During a game drive on a Tuesday morning with several guests at Jaci’s safari lodge, we were hot on the trail of wild dog’s tracks that were sending us on a bit of a wild goose chase, and were beginning to confuse Oliver, the experienced game ranger.
Behind the passenger seat, sat little Rebecca, an intelligent young girl with dreams of becoming a vet one day. Her favourite wild animal is a zebra and she was very excited to be experiencing the wilderness, eager to see her zebra. The drive however was limited, it was the aftermath of rain and most of the roads were not in drivable condition.
However, luckily for us one of the extension was open for game drives, a coincidence as game rangers began calling mangau (cheetahs) on the radio channel. No one could have predicted what happened next, as we patiently made our way towards the direction of the cheetah’s.
Two cheetahs were lying lazily on the ground and they looked more interested in resting than they did in the wildlife buffet that was grazing around them. There were impala and zebras scattered all over, which too looked as thought they were unaware of the proximity of the reclining cats, what came next took everyone by surprise.
Slowly one of the cheetah got to his feet, and with a quick survey of the area, Oliver pointed to a baby zebra that was protected by her family – or so we thought. There was a lone Impala nearby, cheetahs usually prefer Impala, but this was not the case today.
On the side mirror by the passenger seat, young Rebecca had realised what about to happen and quickly covered her face with a scarf, resurfacing moments later with a smile. She realised that she was about to witness something amazing, and did not want to miss the experience of seeing the food chain at work in the wild.
Looking closely to see if the cheetah was going for the now alarmed impala that was desperately seeking protection amongst the dazzle of zebra, Oliver had already started his engine and was slowly following the hunt. It all happened so quickly, we barely had time to blink when suddenly the zebras scattered, the impala was isolated but the kill had already been done, and all we could hear was the dying sound of the foal.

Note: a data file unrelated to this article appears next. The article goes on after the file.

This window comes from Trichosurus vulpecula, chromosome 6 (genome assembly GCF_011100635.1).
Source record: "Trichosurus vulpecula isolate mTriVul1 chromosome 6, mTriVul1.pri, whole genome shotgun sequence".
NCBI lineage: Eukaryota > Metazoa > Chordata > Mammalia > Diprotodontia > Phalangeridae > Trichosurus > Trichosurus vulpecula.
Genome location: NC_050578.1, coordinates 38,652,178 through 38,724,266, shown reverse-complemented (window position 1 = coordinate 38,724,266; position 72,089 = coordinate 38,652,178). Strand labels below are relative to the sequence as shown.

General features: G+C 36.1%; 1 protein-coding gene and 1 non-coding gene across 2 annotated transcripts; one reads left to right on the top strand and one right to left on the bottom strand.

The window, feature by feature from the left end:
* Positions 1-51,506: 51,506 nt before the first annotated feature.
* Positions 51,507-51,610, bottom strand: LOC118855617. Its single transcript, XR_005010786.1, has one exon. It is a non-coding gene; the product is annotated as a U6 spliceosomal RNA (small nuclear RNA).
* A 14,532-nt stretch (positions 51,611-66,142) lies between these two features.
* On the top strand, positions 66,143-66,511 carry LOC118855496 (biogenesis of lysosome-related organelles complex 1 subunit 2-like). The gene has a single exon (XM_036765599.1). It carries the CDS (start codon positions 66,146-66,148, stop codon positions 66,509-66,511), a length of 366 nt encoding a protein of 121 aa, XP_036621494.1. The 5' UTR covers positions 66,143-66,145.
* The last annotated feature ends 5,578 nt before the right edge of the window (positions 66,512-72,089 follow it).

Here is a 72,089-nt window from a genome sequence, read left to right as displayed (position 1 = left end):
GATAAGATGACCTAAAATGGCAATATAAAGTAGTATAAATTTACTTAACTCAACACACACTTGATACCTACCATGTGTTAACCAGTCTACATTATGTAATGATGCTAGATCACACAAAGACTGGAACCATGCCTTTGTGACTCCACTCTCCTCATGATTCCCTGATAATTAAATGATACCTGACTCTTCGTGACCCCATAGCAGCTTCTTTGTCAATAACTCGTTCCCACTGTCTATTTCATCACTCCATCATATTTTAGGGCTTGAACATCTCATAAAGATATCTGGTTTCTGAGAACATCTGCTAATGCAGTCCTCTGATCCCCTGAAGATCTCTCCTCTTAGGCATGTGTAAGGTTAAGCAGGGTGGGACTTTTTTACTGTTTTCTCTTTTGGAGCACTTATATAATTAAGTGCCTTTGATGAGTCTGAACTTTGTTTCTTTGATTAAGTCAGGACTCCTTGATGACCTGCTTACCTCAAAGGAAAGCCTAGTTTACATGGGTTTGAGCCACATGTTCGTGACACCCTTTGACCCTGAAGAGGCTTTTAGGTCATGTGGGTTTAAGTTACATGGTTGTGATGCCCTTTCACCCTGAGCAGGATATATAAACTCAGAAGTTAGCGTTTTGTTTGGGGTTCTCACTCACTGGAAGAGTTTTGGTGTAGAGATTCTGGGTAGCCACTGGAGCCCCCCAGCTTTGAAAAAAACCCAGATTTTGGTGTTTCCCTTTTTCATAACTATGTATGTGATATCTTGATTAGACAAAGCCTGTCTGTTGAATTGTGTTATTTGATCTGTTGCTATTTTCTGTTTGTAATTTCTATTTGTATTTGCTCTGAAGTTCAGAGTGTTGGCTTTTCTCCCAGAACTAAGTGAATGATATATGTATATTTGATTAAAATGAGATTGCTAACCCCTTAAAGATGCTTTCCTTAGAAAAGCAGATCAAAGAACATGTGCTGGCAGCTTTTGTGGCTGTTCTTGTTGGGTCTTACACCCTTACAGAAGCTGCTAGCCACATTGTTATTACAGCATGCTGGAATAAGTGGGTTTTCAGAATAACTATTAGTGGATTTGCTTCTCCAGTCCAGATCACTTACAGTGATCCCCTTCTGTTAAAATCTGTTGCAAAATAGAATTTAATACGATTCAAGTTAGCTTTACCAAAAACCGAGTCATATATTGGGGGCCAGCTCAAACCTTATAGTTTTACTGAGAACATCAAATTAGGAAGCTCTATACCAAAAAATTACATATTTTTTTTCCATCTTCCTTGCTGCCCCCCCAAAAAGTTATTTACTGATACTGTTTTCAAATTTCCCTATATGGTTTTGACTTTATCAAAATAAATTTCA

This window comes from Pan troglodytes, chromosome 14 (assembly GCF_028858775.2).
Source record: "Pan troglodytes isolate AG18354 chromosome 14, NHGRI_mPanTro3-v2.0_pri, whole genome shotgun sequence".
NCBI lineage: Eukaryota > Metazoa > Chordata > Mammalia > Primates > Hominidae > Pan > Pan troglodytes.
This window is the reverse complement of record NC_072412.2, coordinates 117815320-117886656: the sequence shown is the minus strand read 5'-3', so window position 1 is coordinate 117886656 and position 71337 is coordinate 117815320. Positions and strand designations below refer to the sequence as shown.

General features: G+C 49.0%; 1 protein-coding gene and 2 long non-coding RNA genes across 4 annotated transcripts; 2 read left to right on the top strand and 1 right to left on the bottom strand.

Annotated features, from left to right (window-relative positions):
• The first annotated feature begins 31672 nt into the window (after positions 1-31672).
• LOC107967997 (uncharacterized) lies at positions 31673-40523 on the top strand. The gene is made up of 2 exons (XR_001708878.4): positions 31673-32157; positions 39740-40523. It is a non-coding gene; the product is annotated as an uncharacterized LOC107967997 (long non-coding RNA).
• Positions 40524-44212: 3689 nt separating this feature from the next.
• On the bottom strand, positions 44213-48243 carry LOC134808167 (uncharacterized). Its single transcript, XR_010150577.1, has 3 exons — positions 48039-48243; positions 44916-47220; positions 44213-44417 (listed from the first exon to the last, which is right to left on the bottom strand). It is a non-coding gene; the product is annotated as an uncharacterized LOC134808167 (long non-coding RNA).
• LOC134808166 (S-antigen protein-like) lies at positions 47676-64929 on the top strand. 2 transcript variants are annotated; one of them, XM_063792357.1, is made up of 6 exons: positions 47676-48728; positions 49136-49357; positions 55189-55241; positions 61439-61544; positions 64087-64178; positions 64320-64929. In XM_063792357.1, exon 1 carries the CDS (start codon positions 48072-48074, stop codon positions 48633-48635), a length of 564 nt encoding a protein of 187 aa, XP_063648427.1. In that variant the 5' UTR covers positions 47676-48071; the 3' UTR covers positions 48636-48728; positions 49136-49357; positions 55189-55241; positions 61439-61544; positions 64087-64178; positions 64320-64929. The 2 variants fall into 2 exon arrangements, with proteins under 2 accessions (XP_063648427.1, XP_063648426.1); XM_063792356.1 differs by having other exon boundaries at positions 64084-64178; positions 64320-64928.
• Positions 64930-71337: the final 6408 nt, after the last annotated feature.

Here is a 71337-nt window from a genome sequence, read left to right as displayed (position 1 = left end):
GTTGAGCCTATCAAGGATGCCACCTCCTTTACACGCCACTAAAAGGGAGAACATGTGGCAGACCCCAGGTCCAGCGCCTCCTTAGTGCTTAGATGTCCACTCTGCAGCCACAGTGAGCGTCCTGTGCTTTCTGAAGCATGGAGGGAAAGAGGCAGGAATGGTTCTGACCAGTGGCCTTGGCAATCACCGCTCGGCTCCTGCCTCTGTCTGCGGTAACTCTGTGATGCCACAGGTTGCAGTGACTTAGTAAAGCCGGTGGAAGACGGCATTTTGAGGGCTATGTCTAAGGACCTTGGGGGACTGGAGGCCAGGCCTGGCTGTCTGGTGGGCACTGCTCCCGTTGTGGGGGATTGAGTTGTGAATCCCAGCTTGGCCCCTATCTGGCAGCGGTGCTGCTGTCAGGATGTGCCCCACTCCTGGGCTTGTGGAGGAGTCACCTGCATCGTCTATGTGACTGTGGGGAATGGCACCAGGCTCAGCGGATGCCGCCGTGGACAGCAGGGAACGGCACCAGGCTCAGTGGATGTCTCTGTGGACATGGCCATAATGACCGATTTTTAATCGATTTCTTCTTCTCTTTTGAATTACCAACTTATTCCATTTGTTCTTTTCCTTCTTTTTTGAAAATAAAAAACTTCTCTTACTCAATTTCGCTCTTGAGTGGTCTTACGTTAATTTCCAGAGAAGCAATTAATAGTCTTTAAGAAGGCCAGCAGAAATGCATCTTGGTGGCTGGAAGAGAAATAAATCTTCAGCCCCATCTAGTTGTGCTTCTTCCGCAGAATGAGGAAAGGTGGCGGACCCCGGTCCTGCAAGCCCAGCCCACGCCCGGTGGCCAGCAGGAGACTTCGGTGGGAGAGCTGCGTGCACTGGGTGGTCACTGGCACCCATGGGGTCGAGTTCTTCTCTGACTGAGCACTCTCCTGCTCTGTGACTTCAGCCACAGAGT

Everyone was in a daze, confused at how this cheetah, within the space of 12 seconds, had identified its prey, hunted it down and had it on the ground with it’s teeth deep in the throat of the baby zebra.
We realised with amazement, that whilst one of the cheetah had dispersed and distracted the zebras causing them to isolate the foal, the other had sprinted straight towards his target and made the kill.
After all the energy involved in the hunt and the dragging of the baby zebra to a safe spot, the two male cheetahs were now too tired to eat, but they could not take a chance to let their guard down, as maybe other hunting cats had heard the commotion.
While remaining close to the kill the cheetah boys glanced nervously about for any sign of other hungry cats, but nothing came and they continued to recover. By this stage Rebecca and the other guests on the vehicle were satisfied and we made our way back to the lodge, all the while talking about the kill and the animals we had been lucky enough to view on our drive that day.